I came across this post from the National Council on Public History today, which is in turn from the New York History Blog: “What’s unfortunate, of course, is that different groups of historians have long shown a tendency to become preoccupied with their own issues and their own organizations. University scholars get together to share research and debate lofty ideas, for example, museum professionals talk among themselves about artifacts and exhibitions, teachers create and exchange lesson plans, and preservationists discuss compliance with federal regulations. In this sense, New York’s historians function in a large but disconnected community—not unlike those found in other states or even at the national level.”
“Face it. For as long as archivists tend only to their archives, for as long as curators preoccupy themselves with their collections, for as long as scholars write only for their peers, and for as long as local historians fail to address the larger context in which their history unfolds, the history community will never realize its untapped potential for making a real difference in people’s lives.”
Well, no kidding. As any history M.A. can assure you, the market is against the non-Ph.d, no matter her real-world experience in most cases. (Exceptions are in historic preservation and archiving, and sometimes, museum work, but specific advanced degrees exist for all of those subject, and the historian-as-generalist gets largely left out.) It’s a scam, one that I have hesitated to write about publicly, but one that I believe is anywhere a public history M.A. is offered. Not that these aren’t good in an of themselves. My life has been greatly enriched by my own program at American University in Washington, D.C. The question is do the promises held out to degree candidates about professional work stack up? The answer is largely no. Having an M.A. in history, and only 12 percent of Americans have an M.A. in any subject, can be held against you as if you couldn’t be asked to complete a Ph.d, never mind that there a few tenure-track positions open anywhere in universities, or the time and expense of acquiring one. And never mind the fact that many, many Ph.d’s lack real-world job experience, and so, for example, cannot write well or on deadline, have never managed people, and may not be comfortable interviewing people for oral history projects, to name a few examples.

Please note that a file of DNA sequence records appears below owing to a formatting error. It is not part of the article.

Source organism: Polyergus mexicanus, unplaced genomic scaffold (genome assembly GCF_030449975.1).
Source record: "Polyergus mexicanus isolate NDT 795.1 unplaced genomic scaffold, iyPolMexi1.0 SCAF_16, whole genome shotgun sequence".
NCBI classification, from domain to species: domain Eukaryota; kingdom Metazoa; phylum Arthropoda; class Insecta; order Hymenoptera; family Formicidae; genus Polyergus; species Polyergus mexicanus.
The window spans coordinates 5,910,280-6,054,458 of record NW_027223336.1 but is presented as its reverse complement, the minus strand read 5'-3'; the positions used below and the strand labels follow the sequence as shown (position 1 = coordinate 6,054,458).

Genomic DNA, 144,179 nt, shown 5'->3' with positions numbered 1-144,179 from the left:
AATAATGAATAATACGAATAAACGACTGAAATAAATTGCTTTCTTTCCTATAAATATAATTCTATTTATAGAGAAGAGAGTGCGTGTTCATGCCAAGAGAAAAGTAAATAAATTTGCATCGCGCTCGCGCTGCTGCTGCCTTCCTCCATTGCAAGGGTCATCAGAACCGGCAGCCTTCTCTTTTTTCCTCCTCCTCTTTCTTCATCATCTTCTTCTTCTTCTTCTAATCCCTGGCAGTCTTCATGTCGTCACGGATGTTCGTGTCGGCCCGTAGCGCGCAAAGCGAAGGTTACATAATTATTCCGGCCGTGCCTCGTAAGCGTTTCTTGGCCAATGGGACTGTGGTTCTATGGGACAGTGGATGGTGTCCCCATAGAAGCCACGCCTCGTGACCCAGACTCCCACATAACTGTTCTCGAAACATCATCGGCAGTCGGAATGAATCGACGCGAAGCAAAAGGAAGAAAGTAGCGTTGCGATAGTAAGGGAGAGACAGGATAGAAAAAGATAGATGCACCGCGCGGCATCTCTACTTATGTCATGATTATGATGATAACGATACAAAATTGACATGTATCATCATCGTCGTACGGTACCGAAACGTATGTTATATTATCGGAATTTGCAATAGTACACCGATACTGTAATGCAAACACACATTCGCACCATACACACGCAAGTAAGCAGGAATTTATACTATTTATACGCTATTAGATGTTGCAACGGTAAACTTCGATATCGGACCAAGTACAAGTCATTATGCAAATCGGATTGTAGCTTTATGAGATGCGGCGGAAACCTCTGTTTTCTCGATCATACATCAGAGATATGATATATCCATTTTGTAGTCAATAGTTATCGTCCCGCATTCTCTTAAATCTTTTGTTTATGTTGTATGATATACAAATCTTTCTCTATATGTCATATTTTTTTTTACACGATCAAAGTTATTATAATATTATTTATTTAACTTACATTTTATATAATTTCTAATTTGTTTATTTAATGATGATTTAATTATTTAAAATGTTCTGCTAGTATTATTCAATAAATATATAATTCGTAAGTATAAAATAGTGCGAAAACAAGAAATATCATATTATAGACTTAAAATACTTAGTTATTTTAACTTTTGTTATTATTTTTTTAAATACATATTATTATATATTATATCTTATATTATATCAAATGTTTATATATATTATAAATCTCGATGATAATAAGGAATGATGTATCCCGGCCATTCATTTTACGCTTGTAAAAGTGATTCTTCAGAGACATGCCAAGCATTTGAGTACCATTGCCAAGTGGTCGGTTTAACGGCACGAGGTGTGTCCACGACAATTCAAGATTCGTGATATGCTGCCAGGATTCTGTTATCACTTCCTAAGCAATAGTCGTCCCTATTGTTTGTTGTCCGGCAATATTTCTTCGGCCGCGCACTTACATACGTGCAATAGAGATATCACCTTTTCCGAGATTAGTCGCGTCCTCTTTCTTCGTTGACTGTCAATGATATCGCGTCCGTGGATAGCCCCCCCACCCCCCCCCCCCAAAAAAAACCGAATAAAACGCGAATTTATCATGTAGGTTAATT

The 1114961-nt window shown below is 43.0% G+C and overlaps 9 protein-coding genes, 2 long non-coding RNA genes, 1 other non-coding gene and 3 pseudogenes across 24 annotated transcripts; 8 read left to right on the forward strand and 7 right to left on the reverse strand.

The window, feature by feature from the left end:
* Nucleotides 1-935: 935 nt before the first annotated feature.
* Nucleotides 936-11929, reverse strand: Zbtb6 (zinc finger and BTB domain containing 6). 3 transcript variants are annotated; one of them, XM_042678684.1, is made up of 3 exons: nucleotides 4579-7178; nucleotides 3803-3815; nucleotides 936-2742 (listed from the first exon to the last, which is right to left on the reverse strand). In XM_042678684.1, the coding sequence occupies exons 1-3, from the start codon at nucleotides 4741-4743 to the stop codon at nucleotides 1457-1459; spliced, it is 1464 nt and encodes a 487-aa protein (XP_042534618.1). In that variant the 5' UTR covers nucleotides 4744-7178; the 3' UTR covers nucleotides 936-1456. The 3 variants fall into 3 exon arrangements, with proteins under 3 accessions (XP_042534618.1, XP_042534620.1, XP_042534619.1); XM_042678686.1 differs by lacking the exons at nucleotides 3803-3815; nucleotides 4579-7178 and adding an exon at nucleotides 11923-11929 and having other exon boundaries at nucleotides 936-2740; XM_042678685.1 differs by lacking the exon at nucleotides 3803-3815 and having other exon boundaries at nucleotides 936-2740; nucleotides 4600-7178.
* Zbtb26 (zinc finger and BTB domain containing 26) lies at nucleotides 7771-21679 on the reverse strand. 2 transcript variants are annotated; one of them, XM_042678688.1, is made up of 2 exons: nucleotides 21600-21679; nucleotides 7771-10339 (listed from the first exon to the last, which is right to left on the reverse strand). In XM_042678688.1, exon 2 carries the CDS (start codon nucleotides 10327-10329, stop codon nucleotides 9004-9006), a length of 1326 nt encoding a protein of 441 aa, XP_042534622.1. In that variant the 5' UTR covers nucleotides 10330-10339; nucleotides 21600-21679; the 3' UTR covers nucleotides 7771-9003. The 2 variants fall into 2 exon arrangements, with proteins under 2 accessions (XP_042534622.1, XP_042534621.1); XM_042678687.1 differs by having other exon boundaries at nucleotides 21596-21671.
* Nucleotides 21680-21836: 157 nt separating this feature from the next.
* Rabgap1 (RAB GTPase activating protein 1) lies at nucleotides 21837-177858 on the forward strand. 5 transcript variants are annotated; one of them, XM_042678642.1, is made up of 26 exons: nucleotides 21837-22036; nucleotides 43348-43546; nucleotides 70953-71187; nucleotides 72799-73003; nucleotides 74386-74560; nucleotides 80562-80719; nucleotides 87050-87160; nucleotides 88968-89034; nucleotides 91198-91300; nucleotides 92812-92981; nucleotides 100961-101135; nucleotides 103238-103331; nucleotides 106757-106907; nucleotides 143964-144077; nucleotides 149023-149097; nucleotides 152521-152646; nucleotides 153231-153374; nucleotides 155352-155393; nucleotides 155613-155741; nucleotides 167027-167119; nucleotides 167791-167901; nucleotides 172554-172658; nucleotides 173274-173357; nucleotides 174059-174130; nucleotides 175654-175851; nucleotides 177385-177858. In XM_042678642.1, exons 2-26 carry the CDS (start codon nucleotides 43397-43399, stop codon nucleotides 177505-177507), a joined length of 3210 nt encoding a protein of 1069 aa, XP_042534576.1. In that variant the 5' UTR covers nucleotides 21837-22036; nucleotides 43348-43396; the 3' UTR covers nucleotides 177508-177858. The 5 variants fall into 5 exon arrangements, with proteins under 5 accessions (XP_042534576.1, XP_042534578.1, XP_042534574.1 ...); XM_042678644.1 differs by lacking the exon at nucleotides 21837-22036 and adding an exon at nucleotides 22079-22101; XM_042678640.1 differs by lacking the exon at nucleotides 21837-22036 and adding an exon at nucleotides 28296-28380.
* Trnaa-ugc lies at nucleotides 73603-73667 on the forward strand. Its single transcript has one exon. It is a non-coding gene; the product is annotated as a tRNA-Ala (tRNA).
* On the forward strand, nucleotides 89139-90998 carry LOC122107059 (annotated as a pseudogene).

For someone as passionate about history as I am, who never wanted to teach but instead has sought to reach the public, it’s a pretty frustrating reality. Public history is still based on an academic model and lives largely behind the desks of academics.